Taste of a woman
My boyfriend says that he doesn't enjoy oral sex with me because of the taste. He says it's too strong. I have had 2 pap smears in the last year and my doctors say everything is fine and tell me not to douche. I need to do something. This has caused a lot of problems in our sexual relationship. Can my diet or anything else help this problem?
It certainly sounds that you've gone the extra mile to make the oral sex situation rosier between you and your boyfriend. Some dietary changes may affect the natural balance of chemicals in vaginal fluids, and sweeter oral sex may also be possible by incorporating some delectable sex products into your routine. While these options are ripe for exploring, some deep discussing and soul-searching about your natural smell and taste may also be in order.
The normal pH of the vagina is slightly acidic, around 3.8 to 4.5, or somewhere between a lemon and a sip of red wine. Food and menstrual cycle timing can affect the tangy taste of vaginal fluids — a taste of iron can sometime be detected when a woman is nearing her period, for example. Some evidence suggests that alkaline-based foods, such as meat and fish, can produce a more bitter taste down there in both men and women. Dairy products, which usually contain high bacterial content, can also make for an unpleasant taste. Avoiding these food groups on the eve of a cunnilingus encounter may help the situation. Avoiding tobacco and caffeine may also help induce a more favorable flavor. Drinking plenty of water is another way to filter chemicals out of the body and water down the acidity of vaginal fluids.
Dietary changes may not always be feasible for an occasional, perhaps unexpected, jaunt of oral sex. Keeping some saucy products on hand may be an easier solution. Flavored condoms and lubricants are a great start — lubes are available on the market specifically for oral sex enhancement. Check out some sex-positive retail shops, such as Babeland, Eve's Garden, Good Vibes, and the Smitten Kitten, for the latest flavored products for oral sex. Homegrown options exist too: have your boyfriend suck on a menthol cough drop while going down on you, or some ice, which will also increase your sensation. A dab of hot pepper or hot sauce to his lips will bring some extra heat to your experience, and a drizzle of chocolate or honey are good ways to sweeten his experience between your legs. As a rule however, anything you use to alter the taste of oral sex should not make its way inside your vagina — rather all flavor factors should remain on the outer vulva and clitoris. Sugars, oils, or artificial chemicals inside the vagina could disrupt the balance in your vagina, which can lead to vaginitis, including yeast infections.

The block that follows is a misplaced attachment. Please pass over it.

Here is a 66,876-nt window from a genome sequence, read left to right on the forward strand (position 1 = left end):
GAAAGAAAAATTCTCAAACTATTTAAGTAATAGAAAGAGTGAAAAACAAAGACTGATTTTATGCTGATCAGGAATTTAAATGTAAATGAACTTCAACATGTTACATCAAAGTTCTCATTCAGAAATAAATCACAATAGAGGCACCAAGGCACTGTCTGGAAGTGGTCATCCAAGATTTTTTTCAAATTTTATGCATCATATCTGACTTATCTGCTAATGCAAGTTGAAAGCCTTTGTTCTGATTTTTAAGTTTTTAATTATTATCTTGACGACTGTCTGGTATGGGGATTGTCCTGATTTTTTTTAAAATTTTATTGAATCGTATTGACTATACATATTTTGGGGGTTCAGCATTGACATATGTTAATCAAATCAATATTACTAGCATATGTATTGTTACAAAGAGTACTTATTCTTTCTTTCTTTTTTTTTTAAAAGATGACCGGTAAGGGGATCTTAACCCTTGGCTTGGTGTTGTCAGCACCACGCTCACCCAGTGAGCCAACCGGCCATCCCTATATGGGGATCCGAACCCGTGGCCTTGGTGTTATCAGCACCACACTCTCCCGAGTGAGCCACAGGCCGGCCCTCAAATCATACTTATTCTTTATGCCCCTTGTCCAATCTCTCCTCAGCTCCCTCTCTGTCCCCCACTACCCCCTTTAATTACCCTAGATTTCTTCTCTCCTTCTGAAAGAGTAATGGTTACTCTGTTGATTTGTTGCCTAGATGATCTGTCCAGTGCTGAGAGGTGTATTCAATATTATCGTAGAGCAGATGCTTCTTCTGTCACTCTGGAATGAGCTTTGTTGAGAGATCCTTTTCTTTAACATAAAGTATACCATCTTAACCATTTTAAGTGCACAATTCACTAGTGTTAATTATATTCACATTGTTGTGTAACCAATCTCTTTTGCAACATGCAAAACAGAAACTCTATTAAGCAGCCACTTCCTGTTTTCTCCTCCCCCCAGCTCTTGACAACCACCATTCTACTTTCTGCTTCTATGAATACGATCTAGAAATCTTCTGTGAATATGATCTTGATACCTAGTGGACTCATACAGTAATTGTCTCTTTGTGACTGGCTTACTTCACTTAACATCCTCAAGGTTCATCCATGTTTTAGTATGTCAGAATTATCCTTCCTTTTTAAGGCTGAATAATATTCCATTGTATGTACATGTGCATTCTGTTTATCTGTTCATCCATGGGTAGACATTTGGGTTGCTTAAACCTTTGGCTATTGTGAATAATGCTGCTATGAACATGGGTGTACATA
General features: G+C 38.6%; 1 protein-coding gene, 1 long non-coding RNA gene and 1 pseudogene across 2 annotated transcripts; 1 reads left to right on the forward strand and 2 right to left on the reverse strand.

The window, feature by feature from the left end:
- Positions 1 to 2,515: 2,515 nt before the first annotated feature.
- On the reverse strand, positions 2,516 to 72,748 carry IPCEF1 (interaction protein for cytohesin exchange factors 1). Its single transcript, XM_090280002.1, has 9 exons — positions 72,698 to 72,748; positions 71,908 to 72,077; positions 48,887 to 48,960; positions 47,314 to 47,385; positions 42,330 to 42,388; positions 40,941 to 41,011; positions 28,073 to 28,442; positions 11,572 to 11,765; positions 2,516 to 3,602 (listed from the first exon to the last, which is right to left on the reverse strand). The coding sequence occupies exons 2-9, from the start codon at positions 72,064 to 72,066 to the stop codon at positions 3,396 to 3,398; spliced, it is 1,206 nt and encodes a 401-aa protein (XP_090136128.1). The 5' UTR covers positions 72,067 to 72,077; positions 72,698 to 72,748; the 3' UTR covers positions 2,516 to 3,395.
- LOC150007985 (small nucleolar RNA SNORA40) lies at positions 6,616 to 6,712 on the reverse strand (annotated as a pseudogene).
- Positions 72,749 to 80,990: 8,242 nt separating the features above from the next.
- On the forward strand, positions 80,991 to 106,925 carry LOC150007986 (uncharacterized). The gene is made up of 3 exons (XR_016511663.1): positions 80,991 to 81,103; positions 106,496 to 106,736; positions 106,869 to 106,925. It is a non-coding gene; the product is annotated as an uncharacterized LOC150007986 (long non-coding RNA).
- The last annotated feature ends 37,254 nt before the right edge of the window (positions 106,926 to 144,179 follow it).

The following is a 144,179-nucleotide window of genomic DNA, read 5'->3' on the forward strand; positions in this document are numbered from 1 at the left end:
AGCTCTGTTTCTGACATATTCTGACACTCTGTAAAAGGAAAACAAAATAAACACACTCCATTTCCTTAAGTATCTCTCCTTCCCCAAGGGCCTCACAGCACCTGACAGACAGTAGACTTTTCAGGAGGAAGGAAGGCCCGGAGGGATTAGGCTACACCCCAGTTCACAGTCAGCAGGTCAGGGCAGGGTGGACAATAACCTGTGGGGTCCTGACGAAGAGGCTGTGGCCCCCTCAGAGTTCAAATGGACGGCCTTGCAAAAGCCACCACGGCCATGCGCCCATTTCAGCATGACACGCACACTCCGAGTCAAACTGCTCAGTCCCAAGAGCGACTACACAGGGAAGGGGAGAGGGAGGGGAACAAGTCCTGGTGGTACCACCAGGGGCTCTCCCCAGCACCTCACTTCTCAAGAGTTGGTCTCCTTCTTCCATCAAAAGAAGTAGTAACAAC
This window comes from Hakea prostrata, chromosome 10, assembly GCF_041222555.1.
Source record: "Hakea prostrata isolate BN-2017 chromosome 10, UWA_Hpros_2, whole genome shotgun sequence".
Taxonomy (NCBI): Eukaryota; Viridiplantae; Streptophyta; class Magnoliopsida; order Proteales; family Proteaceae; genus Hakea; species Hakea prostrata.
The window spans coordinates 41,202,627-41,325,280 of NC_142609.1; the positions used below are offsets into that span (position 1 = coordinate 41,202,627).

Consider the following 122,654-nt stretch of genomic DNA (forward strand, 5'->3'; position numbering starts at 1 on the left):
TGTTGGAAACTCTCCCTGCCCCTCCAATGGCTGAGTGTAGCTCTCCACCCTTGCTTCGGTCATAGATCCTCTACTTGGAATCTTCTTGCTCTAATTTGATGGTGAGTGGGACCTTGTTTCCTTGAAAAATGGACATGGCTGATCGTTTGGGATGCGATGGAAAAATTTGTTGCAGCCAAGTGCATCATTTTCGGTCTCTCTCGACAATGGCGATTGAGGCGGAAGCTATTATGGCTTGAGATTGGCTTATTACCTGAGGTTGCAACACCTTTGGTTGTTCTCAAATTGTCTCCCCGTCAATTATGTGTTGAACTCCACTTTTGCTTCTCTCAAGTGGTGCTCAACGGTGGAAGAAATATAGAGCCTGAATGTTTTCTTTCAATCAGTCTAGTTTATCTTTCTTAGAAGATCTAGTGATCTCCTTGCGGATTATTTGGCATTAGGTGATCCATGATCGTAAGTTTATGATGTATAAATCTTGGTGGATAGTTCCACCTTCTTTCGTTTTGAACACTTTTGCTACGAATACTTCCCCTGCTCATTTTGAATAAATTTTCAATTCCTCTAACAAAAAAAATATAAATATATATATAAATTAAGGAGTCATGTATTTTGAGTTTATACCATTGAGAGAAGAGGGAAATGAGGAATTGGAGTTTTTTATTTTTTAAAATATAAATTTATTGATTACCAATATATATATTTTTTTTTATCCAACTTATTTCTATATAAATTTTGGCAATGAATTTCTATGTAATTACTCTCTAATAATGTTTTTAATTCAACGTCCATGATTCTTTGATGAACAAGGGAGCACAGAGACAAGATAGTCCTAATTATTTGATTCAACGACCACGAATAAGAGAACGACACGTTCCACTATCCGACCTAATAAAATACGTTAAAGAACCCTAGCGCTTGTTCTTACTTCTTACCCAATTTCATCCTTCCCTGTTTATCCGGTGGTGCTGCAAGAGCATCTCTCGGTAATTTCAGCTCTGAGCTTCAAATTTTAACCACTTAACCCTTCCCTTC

While these tips should point you in the right direction, it may be helpful to have a larger discussion with your boyfriend about any underlying feelings related to giving oral sex, as well as examining your own feelings about your natural taste. Girls and women may believe that the smell and taste of a natural, healthy vagina is a problem. Consider: Do douches, spotless panties, and a crotch that smells like rose petals a true woman make? Your partner's willingness (or in this case unwillingness) to please you in this way may also be tied up in some misconceptions about what real women taste like. For more musings on taste, smell, and all things cunnilingus related, check out the article Taste of a Woman by Violet Blue.
Each woman has her own unique aromatic and flavor signature. Hopefully you and your boyfriend can explore some new solutions to fix a distasteful situation, both through using some new products and through honest, open communication.
Originally published Dec 05, 1997
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